Lack of IOT growth in SA was SqwidNet’s biggest undoing
Remgro-controlled Community Investment Ventures Holdings (CIVH) says the decision to wind-down operations of its Internet of things (IOT) unit SqwidNet boils down to the IOT technology failing to take off in SA.
So said Raymond Ndlovu, CEO of CIVH, in a telephonic interview with ITWeb this afternoon.
SqwidNet was launched in November 2016 as the Sigfox operator in South Africa. It was driving innovation through a nationwide IOT network that is low-cost and low-power.
The company began through a partnership between Dark Fibre Africa (DFA) and global IOT operator Sigfox.
DFA is a subsidiary of CIVH.
Said Ndlovu: “SqwidNet is over six years old, founded under the auspices of the DFA Group to be its Sigfox licence-holder and operator in South Africa. It’s still the largest operator in South Africa to set up an IOT national connectivity network.
“We set out to build that network and ended up covering a significant portion of the country, which made us the go-to IOT network for a number of different channel partners in various industries.”
However, he lamented that the rate of adoption of IOT, as a whole in South Africa, is still at a very early stage of development. The ecosystem is still in the process of growing, he noted.
“As a consequence, the revenue growth and adoption rate has been slow and low, and we have been struggling with the ability of the network to fund its operating costs.”
Last year, he added, with the pandemic and subsequent lockdown, as well as the economic climate, this exacerbated the situation.
“The goal of SqwidNet has been exploring various ways to try and attract additional investors to keep the network operational. To date, we have not been successful in that regard.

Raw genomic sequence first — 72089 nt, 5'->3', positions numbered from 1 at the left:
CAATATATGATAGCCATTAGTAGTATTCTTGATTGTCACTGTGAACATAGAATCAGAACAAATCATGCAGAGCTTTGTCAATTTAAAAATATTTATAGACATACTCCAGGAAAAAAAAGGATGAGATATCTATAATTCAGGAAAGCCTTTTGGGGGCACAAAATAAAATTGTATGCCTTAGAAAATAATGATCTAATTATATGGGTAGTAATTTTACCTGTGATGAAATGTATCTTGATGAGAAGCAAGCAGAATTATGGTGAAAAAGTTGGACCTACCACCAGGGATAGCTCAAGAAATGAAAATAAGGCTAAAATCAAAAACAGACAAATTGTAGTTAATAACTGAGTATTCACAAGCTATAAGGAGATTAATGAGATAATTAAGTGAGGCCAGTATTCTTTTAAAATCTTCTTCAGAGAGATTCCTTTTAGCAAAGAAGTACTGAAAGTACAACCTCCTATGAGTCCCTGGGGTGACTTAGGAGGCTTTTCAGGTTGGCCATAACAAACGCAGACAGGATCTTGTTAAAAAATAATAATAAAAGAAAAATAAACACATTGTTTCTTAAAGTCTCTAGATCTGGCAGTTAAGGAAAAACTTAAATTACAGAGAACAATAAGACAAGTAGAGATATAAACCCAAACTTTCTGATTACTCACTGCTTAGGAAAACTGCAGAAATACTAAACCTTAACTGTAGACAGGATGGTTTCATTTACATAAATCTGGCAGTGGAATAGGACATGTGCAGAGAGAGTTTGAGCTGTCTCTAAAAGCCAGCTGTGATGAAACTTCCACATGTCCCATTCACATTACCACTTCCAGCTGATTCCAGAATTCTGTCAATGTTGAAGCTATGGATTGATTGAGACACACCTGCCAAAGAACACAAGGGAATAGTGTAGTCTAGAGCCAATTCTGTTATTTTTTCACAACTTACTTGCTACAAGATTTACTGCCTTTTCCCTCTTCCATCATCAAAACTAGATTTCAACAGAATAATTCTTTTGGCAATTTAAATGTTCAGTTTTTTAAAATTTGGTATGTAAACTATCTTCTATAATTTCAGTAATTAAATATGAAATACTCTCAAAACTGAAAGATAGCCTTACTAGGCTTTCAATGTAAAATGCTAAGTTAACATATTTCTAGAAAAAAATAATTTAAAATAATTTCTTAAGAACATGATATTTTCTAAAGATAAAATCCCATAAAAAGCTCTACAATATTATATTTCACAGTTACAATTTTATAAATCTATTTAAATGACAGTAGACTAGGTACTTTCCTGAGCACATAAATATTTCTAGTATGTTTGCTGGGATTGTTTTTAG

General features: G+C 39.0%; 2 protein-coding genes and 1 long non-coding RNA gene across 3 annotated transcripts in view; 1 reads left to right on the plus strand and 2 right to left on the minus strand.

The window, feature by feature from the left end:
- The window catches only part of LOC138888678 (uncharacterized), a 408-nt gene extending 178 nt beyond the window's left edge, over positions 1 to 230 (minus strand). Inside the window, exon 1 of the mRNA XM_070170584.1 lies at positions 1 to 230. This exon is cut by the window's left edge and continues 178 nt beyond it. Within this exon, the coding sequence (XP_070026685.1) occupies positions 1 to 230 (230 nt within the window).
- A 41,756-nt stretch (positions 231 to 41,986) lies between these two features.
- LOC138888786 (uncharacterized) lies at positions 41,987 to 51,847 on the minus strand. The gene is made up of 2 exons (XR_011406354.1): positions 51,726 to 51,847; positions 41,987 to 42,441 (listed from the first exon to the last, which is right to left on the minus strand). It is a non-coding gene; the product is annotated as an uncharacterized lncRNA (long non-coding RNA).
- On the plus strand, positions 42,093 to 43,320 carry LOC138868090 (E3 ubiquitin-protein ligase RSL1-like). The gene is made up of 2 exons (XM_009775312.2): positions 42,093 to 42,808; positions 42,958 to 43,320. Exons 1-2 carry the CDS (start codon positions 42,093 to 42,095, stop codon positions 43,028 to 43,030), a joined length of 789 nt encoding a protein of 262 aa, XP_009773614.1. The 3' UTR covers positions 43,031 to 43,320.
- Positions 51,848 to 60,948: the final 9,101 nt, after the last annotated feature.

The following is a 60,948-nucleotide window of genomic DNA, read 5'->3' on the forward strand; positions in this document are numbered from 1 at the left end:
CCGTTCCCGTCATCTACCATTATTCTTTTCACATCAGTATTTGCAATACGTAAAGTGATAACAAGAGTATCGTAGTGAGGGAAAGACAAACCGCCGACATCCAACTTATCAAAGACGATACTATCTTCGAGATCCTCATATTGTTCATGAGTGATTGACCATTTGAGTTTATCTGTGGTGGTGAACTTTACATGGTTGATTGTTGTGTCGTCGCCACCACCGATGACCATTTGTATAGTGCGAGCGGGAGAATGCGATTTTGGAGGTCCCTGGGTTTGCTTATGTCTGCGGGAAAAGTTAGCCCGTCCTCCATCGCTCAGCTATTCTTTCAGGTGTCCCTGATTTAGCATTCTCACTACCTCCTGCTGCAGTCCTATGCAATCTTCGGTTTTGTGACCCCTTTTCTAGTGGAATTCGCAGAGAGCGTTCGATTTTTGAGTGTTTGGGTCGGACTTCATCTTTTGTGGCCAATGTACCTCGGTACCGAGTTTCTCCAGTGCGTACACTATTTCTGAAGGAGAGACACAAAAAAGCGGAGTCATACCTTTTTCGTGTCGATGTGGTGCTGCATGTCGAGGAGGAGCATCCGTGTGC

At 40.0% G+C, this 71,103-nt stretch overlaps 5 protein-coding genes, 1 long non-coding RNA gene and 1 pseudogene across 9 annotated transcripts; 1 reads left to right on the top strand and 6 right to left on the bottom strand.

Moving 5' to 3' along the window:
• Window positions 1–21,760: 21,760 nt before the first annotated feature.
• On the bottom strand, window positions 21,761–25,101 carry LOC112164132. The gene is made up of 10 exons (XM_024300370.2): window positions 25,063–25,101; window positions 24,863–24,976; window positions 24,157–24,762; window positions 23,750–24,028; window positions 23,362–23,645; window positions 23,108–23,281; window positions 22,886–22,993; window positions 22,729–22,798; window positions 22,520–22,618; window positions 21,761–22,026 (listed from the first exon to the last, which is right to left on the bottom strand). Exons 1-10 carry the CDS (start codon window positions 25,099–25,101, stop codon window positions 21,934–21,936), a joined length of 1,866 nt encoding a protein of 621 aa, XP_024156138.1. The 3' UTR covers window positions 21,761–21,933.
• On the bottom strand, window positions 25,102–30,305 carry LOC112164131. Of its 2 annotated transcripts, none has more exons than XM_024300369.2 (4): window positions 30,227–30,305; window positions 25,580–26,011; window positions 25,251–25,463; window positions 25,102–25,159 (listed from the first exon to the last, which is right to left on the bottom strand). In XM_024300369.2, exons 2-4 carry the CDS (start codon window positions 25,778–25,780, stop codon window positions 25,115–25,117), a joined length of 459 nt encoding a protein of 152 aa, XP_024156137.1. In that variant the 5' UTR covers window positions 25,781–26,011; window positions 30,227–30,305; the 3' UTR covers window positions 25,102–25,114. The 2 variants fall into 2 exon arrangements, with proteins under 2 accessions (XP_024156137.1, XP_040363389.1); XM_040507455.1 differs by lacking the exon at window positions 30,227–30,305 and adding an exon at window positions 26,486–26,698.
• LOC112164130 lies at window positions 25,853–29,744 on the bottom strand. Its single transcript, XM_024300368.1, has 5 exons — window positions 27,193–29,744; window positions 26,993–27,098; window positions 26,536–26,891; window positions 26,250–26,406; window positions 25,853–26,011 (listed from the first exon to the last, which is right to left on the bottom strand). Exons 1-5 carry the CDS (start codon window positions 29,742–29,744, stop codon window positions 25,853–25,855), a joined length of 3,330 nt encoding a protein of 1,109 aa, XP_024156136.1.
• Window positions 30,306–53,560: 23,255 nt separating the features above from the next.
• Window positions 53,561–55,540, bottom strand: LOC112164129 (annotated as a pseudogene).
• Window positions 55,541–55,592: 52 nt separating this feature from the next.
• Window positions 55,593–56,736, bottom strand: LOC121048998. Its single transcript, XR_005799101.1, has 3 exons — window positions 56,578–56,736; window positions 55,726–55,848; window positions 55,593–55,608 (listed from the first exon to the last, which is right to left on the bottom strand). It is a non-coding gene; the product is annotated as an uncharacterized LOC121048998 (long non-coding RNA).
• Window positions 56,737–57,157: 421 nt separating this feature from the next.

“So, as a board, we had to look at what the financial prospects of the business are, and with a lack of funding support, it became necessary for the board to take proactive actions.”
Therefore, Ndlovu said, the company immediately initiated a voluntary restructuring or winding-down process.
“The first thing meant we have to reduce the staff headcount,” he noted.
According to Ndlovu, there are 24 people employed at SqwidNet. However, he said the company will try everything within its power to absorb as many people as it can in the group.
“Secondly, we are going to maintain critical staff to maintain the operability of the network. Lastly, we are looking to engage with our key customers on how best to move forward.
“We have to do this very quickly, and we have to be decisive because of the inevitable strain this has caused – not only to customers but to employees as well. That engagement process is already under way. It is regrettable that we had to get to this point; however, financial circumstances have not been favourable.”
SqwidNet was a loss-making business for six years and it had not reached break even, he stated.
“IOT technology is still new in South Africa. Although the Sigfox technology has gained relative global traction, it is still competing with other IOT technologies on the global stage.
“We have attracted some customers and we are pleased with who we have been able to attract in various verticals, but we have not just reached the level of critical mass required to have the business commercially viable and sustainable.”
He said some of the customers are in the vehicle-tracking industry, those that provide smart meters, as well as security services firms.